Tiger needs 'reps' like Phoenix to get into major shape

By Rex HoggardJanuary 7, 2015, 6:12 pm

It’s less surprising that Tiger Woods will reportedly return to the zoo known as the Waste Management Phoenix Open for the first time since 2001 than it is that he hasn’t added more starts to his schedule.

Golf.com reported on Wednesday that Woods seems likely to add the Arizona stop to his dance card later this month, but after missing the majority of last season with various injuries the alternative would be nearly six months of competitive inactivity since his last meaningful start at August’s PGA Championship (with apologies to the Hero World Challenge, an 18-man field during the Challenge Season is closer to a rehab start than it is Game 1 of the World Series).

Woods has always embraced a less-is-more mentality when it comes to his schedule, a tactic that has served him well through 79 Tour victories and 14 majors, but now is not the time for ball counts and competitive convalescence.

Although Woods’ manager told GolfChannel.com that “nothing [is] committed yet” regarding his potential start at the Waste Management, because of a reworked Tour schedule this year that moved the WGC-Match Play out of the West Coast swing Woods would have had just four starts before the Masters in April if he maintains his traditional lineup.

Under normal circumstances that might not be a glaring concern, but the former world No. 1 managed just seven Tour starts last year because of injury and made it to Sunday on just three occasions.

Consider that prior to his four victorious trips down Magnolia Lane (2005, 2002, 2001 and 1997) Woods averaged 6.75 starts in the run up to the year’s first major and he has historically played his best golf during the dog days of summer.

Nor does it seem like a coincidence that just three times since 2008, the last year he won a major championship, he played more than 12 events in a season.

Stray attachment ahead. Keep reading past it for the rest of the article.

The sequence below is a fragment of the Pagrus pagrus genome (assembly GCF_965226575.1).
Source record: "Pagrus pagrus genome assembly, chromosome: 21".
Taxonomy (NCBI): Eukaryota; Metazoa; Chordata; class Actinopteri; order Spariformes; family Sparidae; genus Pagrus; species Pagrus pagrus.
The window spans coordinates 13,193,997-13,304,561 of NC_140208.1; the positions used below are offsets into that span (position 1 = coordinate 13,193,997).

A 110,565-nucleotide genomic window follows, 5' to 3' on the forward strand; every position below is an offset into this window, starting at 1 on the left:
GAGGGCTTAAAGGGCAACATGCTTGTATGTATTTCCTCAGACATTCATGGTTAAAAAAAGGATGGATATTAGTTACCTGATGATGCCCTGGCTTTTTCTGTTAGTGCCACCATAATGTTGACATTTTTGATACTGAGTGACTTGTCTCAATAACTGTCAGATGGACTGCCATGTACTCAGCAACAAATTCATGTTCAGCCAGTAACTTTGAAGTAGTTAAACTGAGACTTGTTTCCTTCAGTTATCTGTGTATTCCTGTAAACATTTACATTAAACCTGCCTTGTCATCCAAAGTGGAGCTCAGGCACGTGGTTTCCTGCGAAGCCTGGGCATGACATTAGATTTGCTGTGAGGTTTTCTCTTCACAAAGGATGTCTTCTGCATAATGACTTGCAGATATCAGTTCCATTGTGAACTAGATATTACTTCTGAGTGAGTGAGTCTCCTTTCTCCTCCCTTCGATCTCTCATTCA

In fact, just once in his career has he won a major after fewer than six starts, and that was at the ’08 U.S. Open when he was sidelined with knee and leg injuries and needed a Herculean effort to claim Grand Slam No. 14.

The point is, when Woods speaks of reps it’s not the sun-splashed range sessions in South Florida that he’s talking about. The only way to properly prepare is to bend a mold that, although has been successful in the past, no longer dovetails with his competitive needs.

Woods hinted at as much in December when he said his schedule this year would probably be, “slightly different ... I’ll have a pretty full schedule next year.”

Maybe the outdoor cocktail party at TPC Scottsdale, where Woods has finished in the top 5 twice in his three starts, isn’t the perfect fit, but given the alternative of playing the AT&T Pebble Beach National Pro-Am (where weather hasn’t historically been ideal) or the Northern Trust Open (which would require he play four events in five weeks) it was his best option.

While it may not be a popular option at PGA Tour headquarters, there will be time to rest after the PGA Championship in August.

In simplest terms, if trading a start in the fall, say at The Barclays, for a week or two in the spring adds up to success at Augusta National or St. Andrews so be it. After all, it wasn’t Jack Nicklaus’ FedEx Cup record hanging on the wall when Woods was growing up.

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What's in the bag: CareerBuilder winner Rahm

By Golf Channel DigitalJanuary 22, 2018, 10:37 pm

Jon Rahm defeated Andrew Landry in a playoff to earn his second PGA Tour title at the CareerBuilder Challenge. Here's what's in his bag:

Driver: TaylorMade M4 (9.5 degrees), with Aldila Tour Green 75 TX shaft

Fairway wood: TaylorMade M3 (19 degrees), with Aldila Tour Green 75 TX shaft

Irons: TaylorMade P790 (3), P750 (4-PW), with Project X 6.5 shafts

Wedges: TaylorMade Milled Grind (52, 56 degrees), Milled Grind Hi-Toe (60 degrees), with Project X 6.5 shafts

Putter: TaylorMade Spider Tour Red

Ball: TaylorMade TP5x

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Strange irked by Rahm-Landry friendly playoff

By Jason CrookJanuary 22, 2018, 9:45 pm

Curtis Strange knows a thing or two about winning golf tournaments, and based on his reaction to the CareerBuilder Challenge playoff on Sunday, it’s safe to say he did things a little differently while picking up 17 PGA Tour victories in his Hall-of-Fame career.

While Jon Rahm and Andrew Landry were “battling” through four extra holes, Strange, 62, tweeted his issues with the duo’s constant chit-chat and friendly banter down the stretch at La Quinta Country Club, where Rahm eventually came out on top.

The two-time U.S. Open champ then engaged with some followers to explain his point a little more in depth.

So, yeah ... don't think he's changing his perspective on this topic anytime soon ever.

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Randall's Rant: The Euros won't just roll over